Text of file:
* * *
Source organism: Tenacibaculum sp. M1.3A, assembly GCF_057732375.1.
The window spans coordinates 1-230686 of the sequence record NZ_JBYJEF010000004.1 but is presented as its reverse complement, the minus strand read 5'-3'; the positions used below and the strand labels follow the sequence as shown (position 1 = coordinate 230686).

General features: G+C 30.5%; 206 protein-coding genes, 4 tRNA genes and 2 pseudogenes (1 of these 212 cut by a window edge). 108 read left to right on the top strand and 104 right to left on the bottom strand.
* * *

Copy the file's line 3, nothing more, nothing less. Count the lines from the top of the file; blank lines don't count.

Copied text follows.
General features: G+C 30.5%; 206 protein-coding genes, 4 tRNA genes and 2 pseudogenes (1 of these 212 cut by a window edge). 108 read left to right on the top strand and 104 right to left on the bottom strand.